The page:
PMCCPMCCPMCC

Search tips
Search criteria 

Advanced

 
Logo of brjsmedBritish Journal of Sports MedicineVisit this articleSubmit a manuscriptReceive email alertsContact usBMJ
 
Br J Sports Med. 2007 July; 41(7): 453–455.
Published online 2007 January 15. doi:  10.1136/bjsm.2006.032938
PMCID: PMC2465355

Microwave hyperthermia treatment increases heat shock proteins in human skeletal muscle

Abstract

Objective

To test the hypothesis that microwave hyperthermia treatment (MHT) increases heat shock proteins (HSPs) in the human vastus lateralis muscle.

Methods

Four untrained healthy male volunteers participated in this study. The lateral side of the thigh of one leg (heated leg) was heated with a microwave generator (2.5 GHz, 150 W) for 20 min. At 1 day after the MHT, a muscle sample was taken from the heated leg. A control sample was taken from the unheated leg on another day of the MHT. For both legs, HSP90, HSP72 and HSP27 levels were compared.

Results

The HSP90, HSP72 and HSP27 levels in heated legs were significantly higher than those in control legs (p<0.05).

Conclusions

Application of MHT can increase the levels of several HSPs in human skeletal muscle.

Recent papers have proposed that heat shock proteins (HSPs) can prevent contraction‐mediated muscle damage,1,2 which reduces muscular strength and engenders muscle soreness.3 Therefore, it is expected that a prior increase in HSPs in the skeletal muscle reduces muscle damage and produces better muscle performance.

Although HSPs can be increased by many types of stresses, heat stress is often used in the case of skeletal muscle. Indeed, various HSPs are increased by elevating muscle temperature to 40–41°C in rat skeletal muscle.4,5 However, it has not been investigated whether elevation in muscle temperature increases HSPs in human skeletal muscles. Moreover, the means to increase HSPs have not been established in human skeletal muscle tissue. For these reasons, this study was undertaken to test the hypothesis that microwave hyperthermia treatment (MHT), which is a popular modality of thermotherapy, can increase HSP levels in human skeletal muscle.

Methods

Subjects

Four untrained healthy men (mean (SD) age 24.8 (1.5) years, height 177.0 (7.6) cm, weight 73.3 (9.3) kg) volunteered for this study, which was approved by the ethics committees of Juntendo University, Inba, Japan and Saitama Medical School, Iruma, Japan. After being informed about this study, the subjects gave written informed consent.

Experimental design

Subjects received the MHT (2.5 GHz, 150 W, ME‐7200; OG Giken, Okayama City, Japan) for 20 min on the lateral side of the thigh of one randomly selected leg (heated leg). The applicator of the microwave generator was located 15 cm above the thigh. The other leg served as an unheated control (control leg). One day after the MHT, a muscle sample was taken from the vastus lateralis muscle. Each participant's muscle temperature during MHT was also measured.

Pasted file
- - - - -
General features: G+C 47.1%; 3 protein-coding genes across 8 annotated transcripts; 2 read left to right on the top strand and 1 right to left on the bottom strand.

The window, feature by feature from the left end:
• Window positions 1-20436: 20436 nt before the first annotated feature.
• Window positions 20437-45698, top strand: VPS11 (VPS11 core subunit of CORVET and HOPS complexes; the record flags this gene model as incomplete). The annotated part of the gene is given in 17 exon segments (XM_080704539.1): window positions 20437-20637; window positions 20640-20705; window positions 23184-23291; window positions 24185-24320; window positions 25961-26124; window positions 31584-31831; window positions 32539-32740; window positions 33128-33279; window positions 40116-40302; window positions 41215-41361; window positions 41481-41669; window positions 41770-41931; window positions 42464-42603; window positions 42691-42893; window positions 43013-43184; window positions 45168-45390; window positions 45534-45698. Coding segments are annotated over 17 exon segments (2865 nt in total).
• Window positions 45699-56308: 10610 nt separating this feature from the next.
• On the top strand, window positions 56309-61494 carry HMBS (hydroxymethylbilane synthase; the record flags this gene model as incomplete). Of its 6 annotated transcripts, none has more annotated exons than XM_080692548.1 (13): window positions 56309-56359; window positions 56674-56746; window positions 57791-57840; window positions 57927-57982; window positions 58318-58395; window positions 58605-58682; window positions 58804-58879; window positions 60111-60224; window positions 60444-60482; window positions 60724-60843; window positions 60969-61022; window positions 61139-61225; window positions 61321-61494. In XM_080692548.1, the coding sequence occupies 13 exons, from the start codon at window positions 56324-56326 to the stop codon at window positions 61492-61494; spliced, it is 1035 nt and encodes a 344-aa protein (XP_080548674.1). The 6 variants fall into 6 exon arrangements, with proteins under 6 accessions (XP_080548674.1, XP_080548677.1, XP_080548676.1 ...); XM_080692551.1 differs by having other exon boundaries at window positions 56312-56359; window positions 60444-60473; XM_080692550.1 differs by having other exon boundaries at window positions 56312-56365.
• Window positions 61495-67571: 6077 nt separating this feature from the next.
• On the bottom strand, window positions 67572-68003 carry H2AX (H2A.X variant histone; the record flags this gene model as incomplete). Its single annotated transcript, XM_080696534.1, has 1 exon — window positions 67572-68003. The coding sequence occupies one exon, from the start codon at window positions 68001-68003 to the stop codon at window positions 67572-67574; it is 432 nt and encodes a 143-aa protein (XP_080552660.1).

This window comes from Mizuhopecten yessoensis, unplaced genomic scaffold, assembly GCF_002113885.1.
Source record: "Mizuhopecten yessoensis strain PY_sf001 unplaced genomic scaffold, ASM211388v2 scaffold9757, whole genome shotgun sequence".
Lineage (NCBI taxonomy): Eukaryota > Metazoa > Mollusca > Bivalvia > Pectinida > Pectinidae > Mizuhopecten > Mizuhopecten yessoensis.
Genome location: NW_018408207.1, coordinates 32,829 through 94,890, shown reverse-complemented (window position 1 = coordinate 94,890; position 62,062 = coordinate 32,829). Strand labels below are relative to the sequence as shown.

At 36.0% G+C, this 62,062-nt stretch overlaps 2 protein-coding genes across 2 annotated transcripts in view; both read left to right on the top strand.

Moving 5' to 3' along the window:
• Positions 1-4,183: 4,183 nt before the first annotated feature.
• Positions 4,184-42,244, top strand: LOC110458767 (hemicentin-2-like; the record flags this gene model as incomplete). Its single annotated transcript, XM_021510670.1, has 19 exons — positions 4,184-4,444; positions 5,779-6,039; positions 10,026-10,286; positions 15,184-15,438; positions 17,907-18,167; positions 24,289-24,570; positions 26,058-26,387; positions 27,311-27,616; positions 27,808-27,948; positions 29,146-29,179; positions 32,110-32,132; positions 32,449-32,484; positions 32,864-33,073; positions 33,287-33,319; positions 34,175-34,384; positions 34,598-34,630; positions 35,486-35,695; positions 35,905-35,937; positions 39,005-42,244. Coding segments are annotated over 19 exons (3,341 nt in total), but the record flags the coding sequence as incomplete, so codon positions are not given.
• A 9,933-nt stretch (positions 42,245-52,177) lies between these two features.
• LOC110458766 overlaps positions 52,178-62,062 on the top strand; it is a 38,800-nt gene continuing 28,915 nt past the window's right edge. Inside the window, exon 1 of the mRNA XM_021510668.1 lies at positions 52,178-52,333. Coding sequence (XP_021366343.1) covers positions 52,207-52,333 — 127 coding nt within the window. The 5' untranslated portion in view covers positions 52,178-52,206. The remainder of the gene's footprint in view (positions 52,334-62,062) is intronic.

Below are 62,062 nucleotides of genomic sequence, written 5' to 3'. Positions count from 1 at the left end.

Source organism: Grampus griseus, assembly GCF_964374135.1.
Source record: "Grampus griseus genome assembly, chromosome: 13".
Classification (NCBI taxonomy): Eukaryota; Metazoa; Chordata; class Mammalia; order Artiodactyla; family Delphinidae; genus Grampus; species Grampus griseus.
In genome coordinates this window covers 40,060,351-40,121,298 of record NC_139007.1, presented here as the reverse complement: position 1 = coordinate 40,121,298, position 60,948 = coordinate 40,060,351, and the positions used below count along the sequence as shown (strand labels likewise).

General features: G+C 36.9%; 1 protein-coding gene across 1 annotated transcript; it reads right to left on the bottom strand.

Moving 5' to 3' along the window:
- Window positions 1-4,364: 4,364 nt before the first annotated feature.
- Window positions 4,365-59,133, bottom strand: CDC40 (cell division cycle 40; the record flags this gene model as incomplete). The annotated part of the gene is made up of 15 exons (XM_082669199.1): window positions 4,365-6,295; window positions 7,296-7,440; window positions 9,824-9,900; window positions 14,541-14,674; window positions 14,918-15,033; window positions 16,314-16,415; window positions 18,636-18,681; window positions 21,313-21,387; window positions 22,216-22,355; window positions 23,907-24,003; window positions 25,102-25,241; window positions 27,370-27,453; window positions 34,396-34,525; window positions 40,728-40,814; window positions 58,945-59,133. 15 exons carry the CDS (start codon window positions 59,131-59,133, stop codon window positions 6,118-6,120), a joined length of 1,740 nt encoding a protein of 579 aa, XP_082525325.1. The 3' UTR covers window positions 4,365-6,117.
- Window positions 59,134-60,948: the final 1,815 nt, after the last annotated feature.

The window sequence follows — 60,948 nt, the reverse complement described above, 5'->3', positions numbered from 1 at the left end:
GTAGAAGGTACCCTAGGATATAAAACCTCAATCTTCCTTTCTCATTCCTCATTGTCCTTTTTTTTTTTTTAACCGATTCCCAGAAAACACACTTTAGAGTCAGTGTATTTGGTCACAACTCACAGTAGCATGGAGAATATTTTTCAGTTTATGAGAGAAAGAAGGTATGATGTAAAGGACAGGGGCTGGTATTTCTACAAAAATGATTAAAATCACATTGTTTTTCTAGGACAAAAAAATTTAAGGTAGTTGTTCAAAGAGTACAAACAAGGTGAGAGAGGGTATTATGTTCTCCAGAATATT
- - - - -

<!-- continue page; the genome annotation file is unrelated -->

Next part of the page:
Muscle temperature measurement

After anaesthetising the skin surface with 60% lidocaine tape (Penles; Wyeth K.K., Chuo‐ku, Tokyo, Japan) for 30 min, a wired thermocouple (IT‐23; Physitemp Instruments, Clifton, New Jersey, USA) was inserted in the vastus lateralis muscle (2 cm depth) just under the applicator. Then, the muscle temperature was measured using a calibrated digital thermometer (PTW‐301; Unique Medical Co., Komac, Tokyo, Japan), which connects to the wired thermocouple, every 2 or 3 min for 30 min from the onset of MHT. Muscle temperature measurements were carried out on a different day from that of the muscle biopsy to avoid any influence of the thermocouple insertion on HSP levels.

Muscle biopsy

Using a disposable biopsy instrument (14 gauge, Max Core; C. R. Bard, Covington, Georgia, USA), 10 mg of muscle samples were taken from the belly of the vastus lateralis (2 cm depth). The obtained muscle specimens were frozen immediately in liquid nitrogen and stored at −85°C. In the control leg, an identical biopsy procedure was performed on another day of the MHT to avoid disturbing the participant's daily life as much as possible.

Sample preparations and analysis

Frozen muscle samples were thawed, freed from connective tissues and homogenised in ice‐cold buffer (10 mM Tris, 10 mM NaCl, 0.1 mM EDTA, pH 7.4). The homogenates were centrifuged at 400g for 15 min, and the supernatants and sediments were used, respectively, for analyses of HSPs and myosin heavy chain (MyHC). The protein concentration of the supernatants was determined using a protein assay reagent (Bio‐Rad Laboratories, Foster City, California, USA).

The supernatants were diluted using Laemmli sample buffer (Bio‐Rad Laboratories) and boiled at 95°C for 5 min. Then, a standard western blot analysis was performed for analysing HSPs using the following primary antibodies: anti‐HSP90 (SPA‐835; Stressgen Biotechnologies, Victoria, British Columbia, Canada), anti‐HSP72 (SPA‐810; Stressgen), and anti‐HSP27 (SPA‐800; Stressgen) as described previously.6

The sediments were diluted using MyHC sample buffer (30% glycerol, 5% β‐mercaptoethanol, 2.3% sodium dodecyl sulphate, 0.05% bromophenol blue, 62.5 mM Tris, pH 6.8) and boiled at 60°C for 10 min. The MyHC compositions (percentage of type I, IIa and IIx) of each biopsy sample were determined using one‐dimensional sodium dodecyl sulphate‐polyacrylamide gel electrophoresis (8% separating gel) as described previously.7

Statistics

Data of HSPs were expressed as a value relative to the group mean of the control leg. A paired t test was performed for statistical analysis (p<0.05).

Results